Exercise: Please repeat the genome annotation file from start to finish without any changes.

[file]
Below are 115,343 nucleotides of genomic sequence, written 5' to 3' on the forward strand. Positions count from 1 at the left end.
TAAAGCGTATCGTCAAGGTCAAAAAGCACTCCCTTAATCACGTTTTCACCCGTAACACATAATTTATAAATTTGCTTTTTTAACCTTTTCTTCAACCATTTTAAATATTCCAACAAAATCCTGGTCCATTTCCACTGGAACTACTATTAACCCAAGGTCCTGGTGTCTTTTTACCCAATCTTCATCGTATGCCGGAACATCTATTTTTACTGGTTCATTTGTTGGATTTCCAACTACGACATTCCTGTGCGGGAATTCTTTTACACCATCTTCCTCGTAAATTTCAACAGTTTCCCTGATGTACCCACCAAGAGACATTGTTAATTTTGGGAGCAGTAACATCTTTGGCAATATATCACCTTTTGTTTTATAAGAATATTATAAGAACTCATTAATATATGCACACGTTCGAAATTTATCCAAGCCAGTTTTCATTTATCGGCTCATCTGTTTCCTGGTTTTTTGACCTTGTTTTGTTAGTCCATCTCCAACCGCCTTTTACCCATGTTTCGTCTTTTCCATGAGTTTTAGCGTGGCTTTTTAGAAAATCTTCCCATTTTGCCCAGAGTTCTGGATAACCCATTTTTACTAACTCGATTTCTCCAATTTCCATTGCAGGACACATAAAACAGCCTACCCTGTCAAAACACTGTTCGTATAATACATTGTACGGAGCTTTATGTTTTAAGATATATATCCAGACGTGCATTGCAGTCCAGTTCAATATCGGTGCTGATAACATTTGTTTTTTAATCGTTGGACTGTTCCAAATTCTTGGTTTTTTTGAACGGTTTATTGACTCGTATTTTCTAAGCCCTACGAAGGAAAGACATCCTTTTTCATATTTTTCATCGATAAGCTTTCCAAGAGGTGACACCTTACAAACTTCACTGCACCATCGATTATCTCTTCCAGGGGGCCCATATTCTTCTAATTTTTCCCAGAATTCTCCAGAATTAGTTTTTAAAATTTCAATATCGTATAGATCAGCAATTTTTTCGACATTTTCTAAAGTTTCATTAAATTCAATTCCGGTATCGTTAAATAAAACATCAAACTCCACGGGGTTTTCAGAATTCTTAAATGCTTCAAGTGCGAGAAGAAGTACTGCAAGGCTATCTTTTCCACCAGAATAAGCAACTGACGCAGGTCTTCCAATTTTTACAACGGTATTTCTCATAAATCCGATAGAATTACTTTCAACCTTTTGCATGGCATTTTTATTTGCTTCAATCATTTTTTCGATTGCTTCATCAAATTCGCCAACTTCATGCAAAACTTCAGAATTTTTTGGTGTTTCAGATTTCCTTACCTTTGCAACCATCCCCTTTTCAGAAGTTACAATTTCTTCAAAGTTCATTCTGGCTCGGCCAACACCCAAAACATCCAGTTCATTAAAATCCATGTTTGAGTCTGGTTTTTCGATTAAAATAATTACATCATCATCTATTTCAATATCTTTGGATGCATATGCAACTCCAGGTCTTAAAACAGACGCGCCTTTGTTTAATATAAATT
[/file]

Below are 115,343 nucleotides of genomic sequence, written 5' to 3' on the forward strand. Positions count from 1 at the left end.
TAAAGCGTATCGTCAAGGTCAAAAAGCACTCCCTTAATCACGTTTTCACCCGTAACACATAATTTATAAATTTGCTTTTTTAACCTTTTCTTCAACCATTTTAAATATTCCAACAAAATCCTGGTCCATTTCCACTGGAACTACTATTAACCCAAGGTCCTGGTGTCTTTTTACCCAATCTTCATCGTATGCCGGAACATCTATTTTTACTGGTTCATTTGTTGGATTTCCAACTACGACATTCCTGTGCGGGAATTCTTTTACACCATCTTCCTCGTAAATTTCAACAGTTTCCCTGATGTACCCACCAAGAGACATTGTTAATTTTGGGAGCAGTAACATCTTTGGCAATATATCACCTTTTGTTTTATAAGAATATTATAAGAACTCATTAATATATGCACACGTTCGAAATTTATCCAAGCCAGTTTTCATTTATCGGCTCATCTGTTTCCTGGTTTTTTGACCTTGTTTTGTTAGTCCATCTCCAACCGCCTTTTACCCATGTTTCGTCTTTTCCATGAGTTTTAGCGTGGCTTTTTAGAAAATCTTCCCATTTTGCCCAGAGTTCTGGATAACCCATTTTTACTAACTCGATTTCTCCAATTTCCATTGCAGGACACATAAAACAGCCTACCCTGTCAAAACACTGTTCGTATAATACATTGTACGGAGCTTTATGTTTTAAGATATATATCCAGACGTGCATTGCAGTCCAGTTCAATATCGGTGCTGATAACATTTGTTTTTTAATCGTTGGACTGTTCCAAATTCTTGGTTTTTTTGAACGGTTTATTGACTCGTATTTTCTAAGCCCTACGAAGGAAAGACATCCTTTTTCATATTTTTCATCGATAAGCTTTCCAAGAGGTGACACCTTACAAACTTCACTGCACCATCGATTATCTCTTCCAGGGGGCCCATATTCTTCTAATTTTTCCCAGAATTCTCCAGAATTAGTTTTTAAAATTTCAATATCGTATAGATCAGCAATTTTTTCGACATTTTCTAAAGTTTCATTAAATTCAATTCCGGTATCGTTAAATAAAACATCAAACTCCACGGGGTTTTCAGAATTCTTAAATGCTTCAAGTGCGAGAAGAAGTACTGCAAGGCTATCTTTTCCACCAGAATAAGCAACTGACGCAGGTCTTCCAATTTTTACAACGGTATTTCTCATAAATCCGATAGAATTACTTTCAACCTTTTGCATGGCATTTTTATTTGCTTCAATCATTTTTTCGATTGCTTCATCAAATTCGCCAACTTCATGCAAAACTTCAGAATTTTTTGGTGTTTCAGATTTCCTTACCTTTGCAACCATCCCCTTTTCAGAAGTTACAATTTCTTCAAAGTTCATTCTGGCTCGGCCAACACCCAAAACATCCAGTTCATTAAAATCCATGTTTGAGTCTGGTTTTTCGATTAAAATAATTACATCATCATCTATTTCAATATCTTTGGATGCATATGCAACTCCAGGTCTTAAAACAGACGCGCCTTTGTTTAATATAAATT